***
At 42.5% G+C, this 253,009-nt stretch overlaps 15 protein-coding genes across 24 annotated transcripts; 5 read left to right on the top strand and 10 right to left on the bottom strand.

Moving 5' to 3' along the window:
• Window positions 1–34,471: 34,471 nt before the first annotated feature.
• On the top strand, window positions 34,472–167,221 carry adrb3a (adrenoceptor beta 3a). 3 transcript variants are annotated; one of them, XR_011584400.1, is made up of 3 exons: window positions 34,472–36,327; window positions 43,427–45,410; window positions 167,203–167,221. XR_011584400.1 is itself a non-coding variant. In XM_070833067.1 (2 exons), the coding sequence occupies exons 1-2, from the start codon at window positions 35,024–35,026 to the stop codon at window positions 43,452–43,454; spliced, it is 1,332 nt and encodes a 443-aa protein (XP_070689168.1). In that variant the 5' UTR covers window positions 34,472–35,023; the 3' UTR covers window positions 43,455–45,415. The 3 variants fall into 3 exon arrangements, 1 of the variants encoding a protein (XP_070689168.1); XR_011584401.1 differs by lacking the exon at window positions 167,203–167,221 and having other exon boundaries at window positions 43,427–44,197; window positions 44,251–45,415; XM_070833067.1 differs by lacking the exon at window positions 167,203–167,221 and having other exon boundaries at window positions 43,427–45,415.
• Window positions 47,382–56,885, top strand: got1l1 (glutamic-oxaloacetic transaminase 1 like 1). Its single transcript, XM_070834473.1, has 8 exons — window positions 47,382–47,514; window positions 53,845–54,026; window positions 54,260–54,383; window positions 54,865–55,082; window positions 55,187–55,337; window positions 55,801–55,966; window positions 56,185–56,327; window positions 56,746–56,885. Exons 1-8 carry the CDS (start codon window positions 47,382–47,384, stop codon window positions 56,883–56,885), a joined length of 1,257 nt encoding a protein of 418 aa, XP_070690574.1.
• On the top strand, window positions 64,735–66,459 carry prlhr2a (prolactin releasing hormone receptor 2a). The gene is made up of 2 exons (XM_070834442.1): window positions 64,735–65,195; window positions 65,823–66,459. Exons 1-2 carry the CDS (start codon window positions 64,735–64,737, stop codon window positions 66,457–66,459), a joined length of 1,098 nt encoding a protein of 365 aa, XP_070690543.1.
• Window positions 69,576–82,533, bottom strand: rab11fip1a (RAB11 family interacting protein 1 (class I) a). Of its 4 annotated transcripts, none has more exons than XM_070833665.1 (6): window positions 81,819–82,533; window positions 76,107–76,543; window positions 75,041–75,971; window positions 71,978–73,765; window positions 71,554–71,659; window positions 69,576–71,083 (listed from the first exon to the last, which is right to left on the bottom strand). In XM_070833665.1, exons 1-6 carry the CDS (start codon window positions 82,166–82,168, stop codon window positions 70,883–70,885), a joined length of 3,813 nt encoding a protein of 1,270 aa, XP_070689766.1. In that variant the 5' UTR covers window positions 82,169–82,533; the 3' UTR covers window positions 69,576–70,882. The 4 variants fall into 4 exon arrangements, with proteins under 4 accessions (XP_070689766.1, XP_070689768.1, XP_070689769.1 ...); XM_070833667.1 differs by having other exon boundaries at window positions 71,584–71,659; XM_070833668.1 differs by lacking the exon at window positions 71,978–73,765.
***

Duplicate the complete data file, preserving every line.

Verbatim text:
At 42.5% G+C, this 253,009-nt stretch overlaps 15 protein-coding genes across 24 annotated transcripts; 5 read left to right on the top strand and 10 right to left on the bottom strand.

Moving 5' to 3' along the window:
• Window positions 1–34,471: 34,471 nt before the first annotated feature.
• On the top strand, window positions 34,472–167,221 carry adrb3a (adrenoceptor beta 3a). 3 transcript variants are annotated; one of them, XR_011584400.1, is made up of 3 exons: window positions 34,472–36,327; window positions 43,427–45,410; window positions 167,203–167,221. XR_011584400.1 is itself a non-coding variant. In XM_070833067.1 (2 exons), the coding sequence occupies exons 1-2, from the start codon at window positions 35,024–35,026 to the stop codon at window positions 43,452–43,454; spliced, it is 1,332 nt and encodes a 443-aa protein (XP_070689168.1). In that variant the 5' UTR covers window positions 34,472–35,023; the 3' UTR covers window positions 43,455–45,415. The 3 variants fall into 3 exon arrangements, 1 of the variants encoding a protein (XP_070689168.1); XR_011584401.1 differs by lacking the exon at window positions 167,203–167,221 and having other exon boundaries at window positions 43,427–44,197; window positions 44,251–45,415; XM_070833067.1 differs by lacking the exon at window positions 167,203–167,221 and having other exon boundaries at window positions 43,427–45,415.
• Window positions 47,382–56,885, top strand: got1l1 (glutamic-oxaloacetic transaminase 1 like 1). Its single transcript, XM_070834473.1, has 8 exons — window positions 47,382–47,514; window positions 53,845–54,026; window positions 54,260–54,383; window positions 54,865–55,082; window positions 55,187–55,337; window positions 55,801–55,966; window positions 56,185–56,327; window positions 56,746–56,885. Exons 1-8 carry the CDS (start codon window positions 47,382–47,384, stop codon window positions 56,883–56,885), a joined length of 1,257 nt encoding a protein of 418 aa, XP_070690574.1.
• On the top strand, window positions 64,735–66,459 carry prlhr2a (prolactin releasing hormone receptor 2a). The gene is made up of 2 exons (XM_070834442.1): window positions 64,735–65,195; window positions 65,823–66,459. Exons 1-2 carry the CDS (start codon window positions 64,735–64,737, stop codon window positions 66,457–66,459), a joined length of 1,098 nt encoding a protein of 365 aa, XP_070690543.1.
• Window positions 69,576–82,533, bottom strand: rab11fip1a (RAB11 family interacting protein 1 (class I) a). Of its 4 annotated transcripts, none has more exons than XM_070833665.1 (6): window positions 81,819–82,533; window positions 76,107–76,543; window positions 75,041–75,971; window positions 71,978–73,765; window positions 71,554–71,659; window positions 69,576–71,083 (listed from the first exon to the last, which is right to left on the bottom strand). In XM_070833665.1, exons 1-6 carry the CDS (start codon window positions 82,166–82,168, stop codon window positions 70,883–70,885), a joined length of 3,813 nt encoding a protein of 1,270 aa, XP_070689766.1. In that variant the 5' UTR covers window positions 82,169–82,533; the 3' UTR covers window positions 69,576–70,882. The 4 variants fall into 4 exon arrangements, with proteins under 4 accessions (XP_070689766.1, XP_070689768.1, XP_070689769.1 ...); XM_070833667.1 differs by having other exon boundaries at window positions 71,584–71,659; XM_070833668.1 differs by lacking the exon at window positions 71,978–73,765.